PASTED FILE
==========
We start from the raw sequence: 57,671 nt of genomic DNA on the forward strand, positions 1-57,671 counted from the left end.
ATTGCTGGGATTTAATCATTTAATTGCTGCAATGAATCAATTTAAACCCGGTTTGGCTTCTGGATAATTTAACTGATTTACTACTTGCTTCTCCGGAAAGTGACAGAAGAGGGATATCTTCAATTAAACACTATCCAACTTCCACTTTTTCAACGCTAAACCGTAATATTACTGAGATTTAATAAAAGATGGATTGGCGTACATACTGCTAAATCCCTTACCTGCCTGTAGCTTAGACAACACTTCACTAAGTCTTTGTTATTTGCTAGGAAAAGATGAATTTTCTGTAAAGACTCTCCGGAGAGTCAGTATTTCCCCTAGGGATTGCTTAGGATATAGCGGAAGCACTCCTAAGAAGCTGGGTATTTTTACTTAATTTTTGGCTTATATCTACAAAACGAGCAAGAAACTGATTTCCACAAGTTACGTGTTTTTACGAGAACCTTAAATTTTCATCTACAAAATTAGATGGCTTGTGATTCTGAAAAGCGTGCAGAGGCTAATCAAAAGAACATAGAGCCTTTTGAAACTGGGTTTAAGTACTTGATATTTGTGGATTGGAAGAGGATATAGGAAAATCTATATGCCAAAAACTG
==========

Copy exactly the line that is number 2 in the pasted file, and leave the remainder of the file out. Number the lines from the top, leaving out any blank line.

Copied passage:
ATTGCTGGGATTTAATCATTTAATTGCTGCAATGAATCAATTTAAACCCGGTTTGGCTTCTGGATAATTTAACTGATTTACTACTTGCTTCTCCGGAAAGTGACAGAAGAGGGATATCTTCAATTAAACACTATCCAACTTCCACTTTTTCAACGCTAAACCGTAATATTACTGAGATTTAATAAAAGATGGATTGGCGTACATACTGCTAAATCCCTTACCTGCCTGTAGCTTAGACAACACTTCACTAAGTCTTTGTTATTTGCTAGGAAAAGATGAATTTTCTGTAAAGACTCTCCGGAGAGTCAGTATTTCCCCTAGGGATTGCTTAGGATATAGCGGAAGCACTCCTAAGAAGCTGGGTATTTTTACTTAATTTTTGGCTTATATCTACAAAACGAGCAAGAAACTGATTTCCACAAGTTACGTGTTTTTACGAGAACCTTAAATTTTCATCTACAAAATTAGATGGCTTGTGATTCTGAAAAGCGTGCAGAGGCTAATCAAAAGAACATAGAGCCTTTTGAAACTGGGTTTAAGTACTTGATATTTGTGGATTGGAAGAGGATATAGGAAAATCTATATGCCAAAAACTG